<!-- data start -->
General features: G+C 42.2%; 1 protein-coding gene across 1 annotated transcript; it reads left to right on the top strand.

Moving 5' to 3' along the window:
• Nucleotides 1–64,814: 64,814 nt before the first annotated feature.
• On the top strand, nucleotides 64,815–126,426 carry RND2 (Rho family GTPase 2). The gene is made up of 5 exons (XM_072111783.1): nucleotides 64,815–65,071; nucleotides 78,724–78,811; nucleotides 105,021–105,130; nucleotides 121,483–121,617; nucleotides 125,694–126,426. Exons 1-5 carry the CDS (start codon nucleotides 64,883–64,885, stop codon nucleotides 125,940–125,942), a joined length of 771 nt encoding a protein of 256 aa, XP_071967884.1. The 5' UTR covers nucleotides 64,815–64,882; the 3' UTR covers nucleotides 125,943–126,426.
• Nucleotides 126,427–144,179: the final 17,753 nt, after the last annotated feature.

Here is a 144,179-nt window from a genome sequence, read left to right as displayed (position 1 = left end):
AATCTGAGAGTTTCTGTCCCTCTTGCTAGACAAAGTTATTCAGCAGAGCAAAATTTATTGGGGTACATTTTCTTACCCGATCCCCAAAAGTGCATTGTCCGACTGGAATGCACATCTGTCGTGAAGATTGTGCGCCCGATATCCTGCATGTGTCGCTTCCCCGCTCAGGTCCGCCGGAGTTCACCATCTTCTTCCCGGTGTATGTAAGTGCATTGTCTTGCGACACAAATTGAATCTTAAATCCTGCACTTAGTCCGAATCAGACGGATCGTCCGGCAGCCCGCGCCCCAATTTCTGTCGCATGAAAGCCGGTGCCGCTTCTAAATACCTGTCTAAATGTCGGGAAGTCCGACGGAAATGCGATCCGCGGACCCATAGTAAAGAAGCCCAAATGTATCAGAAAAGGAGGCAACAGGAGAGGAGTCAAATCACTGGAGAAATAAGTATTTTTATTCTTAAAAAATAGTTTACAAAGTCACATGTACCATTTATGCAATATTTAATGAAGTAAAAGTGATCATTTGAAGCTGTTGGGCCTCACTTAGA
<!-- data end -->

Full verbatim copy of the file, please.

General features: G+C 42.2%; 1 protein-coding gene across 1 annotated transcript; it reads left to right on the top strand.

Moving 5' to 3' along the window:
• Nucleotides 1–64,814: 64,814 nt before the first annotated feature.
• On the top strand, nucleotides 64,815–126,426 carry RND2 (Rho family GTPase 2). The gene is made up of 5 exons (XM_072111783.1): nucleotides 64,815–65,071; nucleotides 78,724–78,811; nucleotides 105,021–105,130; nucleotides 121,483–121,617; nucleotides 125,694–126,426. Exons 1-5 carry the CDS (start codon nucleotides 64,883–64,885, stop codon nucleotides 125,940–125,942), a joined length of 771 nt encoding a protein of 256 aa, XP_071967884.1. The 5' UTR covers nucleotides 64,815–64,882; the 3' UTR covers nucleotides 125,943–126,426.
• Nucleotides 126,427–144,179: the final 17,753 nt, after the last annotated feature.

Here is a 144,179-nt window from a genome sequence, read left to right as displayed (position 1 = left end):
AATCTGAGAGTTTCTGTCCCTCTTGCTAGACAAAGTTATTCAGCAGAGCAAAATTTATTGGGGTACATTTTCTTACCCGATCCCCAAAAGTGCATTGTCCGACTGGAATGCACATCTGTCGTGAAGATTGTGCGCCCGATATCCTGCATGTGTCGCTTCCCCGCTCAGGTCCGCCGGAGTTCACCATCTTCTTCCCGGTGTATGTAAGTGCATTGTCTTGCGACACAAATTGAATCTTAAATCCTGCACTTAGTCCGAATCAGACGGATCGTCCGGCAGCCCGCGCCCCAATTTCTGTCGCATGAAAGCCGGTGCCGCTTCTAAATACCTGTCTAAATGTCGGGAAGTCCGACGGAAATGCGATCCGCGGACCCATAGTAAAGAAGCCCAAATGTATCAGAAAAGGAGGCAACAGGAGAGGAGTCAAATCACTGGAGAAATAAGTATTTTTATTCTTAAAAAATAGTTTACAAAGTCACATGTACCATTTATGCAATATTTAATGAAGTAAAAGTGATCATTTGAAGCTGTTGGGCCTCACTTAGA